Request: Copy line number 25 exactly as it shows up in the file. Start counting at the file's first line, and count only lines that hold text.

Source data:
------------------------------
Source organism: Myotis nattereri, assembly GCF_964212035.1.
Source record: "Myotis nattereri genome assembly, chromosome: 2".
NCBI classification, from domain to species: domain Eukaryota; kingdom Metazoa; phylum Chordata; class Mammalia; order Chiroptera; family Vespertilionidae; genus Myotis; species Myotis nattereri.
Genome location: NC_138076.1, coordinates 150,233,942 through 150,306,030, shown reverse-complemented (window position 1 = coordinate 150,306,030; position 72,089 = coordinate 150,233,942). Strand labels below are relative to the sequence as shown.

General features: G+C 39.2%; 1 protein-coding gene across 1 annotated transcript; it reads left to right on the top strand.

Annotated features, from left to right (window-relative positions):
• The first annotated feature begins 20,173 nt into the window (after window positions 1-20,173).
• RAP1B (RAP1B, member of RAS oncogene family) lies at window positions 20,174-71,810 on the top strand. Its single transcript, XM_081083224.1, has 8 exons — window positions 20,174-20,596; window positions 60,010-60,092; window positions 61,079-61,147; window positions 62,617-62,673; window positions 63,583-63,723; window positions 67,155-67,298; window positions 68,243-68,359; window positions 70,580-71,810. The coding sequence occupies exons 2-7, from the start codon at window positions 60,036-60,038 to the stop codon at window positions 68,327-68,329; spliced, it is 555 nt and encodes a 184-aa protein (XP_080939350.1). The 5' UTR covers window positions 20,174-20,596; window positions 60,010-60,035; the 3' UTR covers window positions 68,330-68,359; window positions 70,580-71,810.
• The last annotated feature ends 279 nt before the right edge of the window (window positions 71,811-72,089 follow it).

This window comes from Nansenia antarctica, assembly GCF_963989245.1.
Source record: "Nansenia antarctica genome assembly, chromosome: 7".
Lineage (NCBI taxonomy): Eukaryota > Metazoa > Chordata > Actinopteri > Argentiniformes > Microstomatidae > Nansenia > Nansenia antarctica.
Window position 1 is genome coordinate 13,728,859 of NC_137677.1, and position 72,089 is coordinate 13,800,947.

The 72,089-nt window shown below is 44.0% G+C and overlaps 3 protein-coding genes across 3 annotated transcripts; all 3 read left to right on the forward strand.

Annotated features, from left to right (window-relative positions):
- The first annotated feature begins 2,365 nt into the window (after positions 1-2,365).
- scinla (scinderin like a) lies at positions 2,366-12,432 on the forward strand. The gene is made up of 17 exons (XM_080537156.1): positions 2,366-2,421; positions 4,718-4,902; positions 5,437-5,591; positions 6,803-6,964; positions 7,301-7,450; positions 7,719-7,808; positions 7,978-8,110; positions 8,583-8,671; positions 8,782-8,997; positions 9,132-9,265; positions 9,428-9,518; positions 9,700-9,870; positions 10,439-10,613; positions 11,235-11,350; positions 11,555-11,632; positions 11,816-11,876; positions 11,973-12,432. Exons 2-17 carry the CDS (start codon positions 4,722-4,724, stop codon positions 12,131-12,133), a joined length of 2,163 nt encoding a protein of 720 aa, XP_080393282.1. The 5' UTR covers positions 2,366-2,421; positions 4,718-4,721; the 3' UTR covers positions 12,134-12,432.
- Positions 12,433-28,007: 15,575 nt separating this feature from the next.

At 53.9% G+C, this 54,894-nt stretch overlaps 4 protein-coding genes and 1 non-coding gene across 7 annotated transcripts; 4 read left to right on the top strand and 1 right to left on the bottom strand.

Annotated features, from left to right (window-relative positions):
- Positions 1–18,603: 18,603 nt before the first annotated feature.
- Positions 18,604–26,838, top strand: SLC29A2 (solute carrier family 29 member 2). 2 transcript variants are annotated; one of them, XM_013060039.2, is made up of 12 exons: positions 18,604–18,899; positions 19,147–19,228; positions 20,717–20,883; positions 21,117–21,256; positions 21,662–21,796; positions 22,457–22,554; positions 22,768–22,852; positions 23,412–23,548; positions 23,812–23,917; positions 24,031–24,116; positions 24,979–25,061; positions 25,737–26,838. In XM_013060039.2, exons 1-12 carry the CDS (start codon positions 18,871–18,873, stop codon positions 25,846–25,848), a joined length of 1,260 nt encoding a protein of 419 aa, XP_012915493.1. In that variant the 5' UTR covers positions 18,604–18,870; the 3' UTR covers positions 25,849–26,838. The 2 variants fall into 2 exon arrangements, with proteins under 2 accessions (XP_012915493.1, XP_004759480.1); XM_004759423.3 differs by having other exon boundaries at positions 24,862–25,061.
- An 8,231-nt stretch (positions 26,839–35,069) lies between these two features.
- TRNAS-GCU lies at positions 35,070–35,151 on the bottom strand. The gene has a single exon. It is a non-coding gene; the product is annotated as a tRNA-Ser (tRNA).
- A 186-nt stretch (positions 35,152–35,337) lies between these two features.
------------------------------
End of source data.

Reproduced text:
- A 186-nt stretch (positions 35,152–35,337) lies between these two features.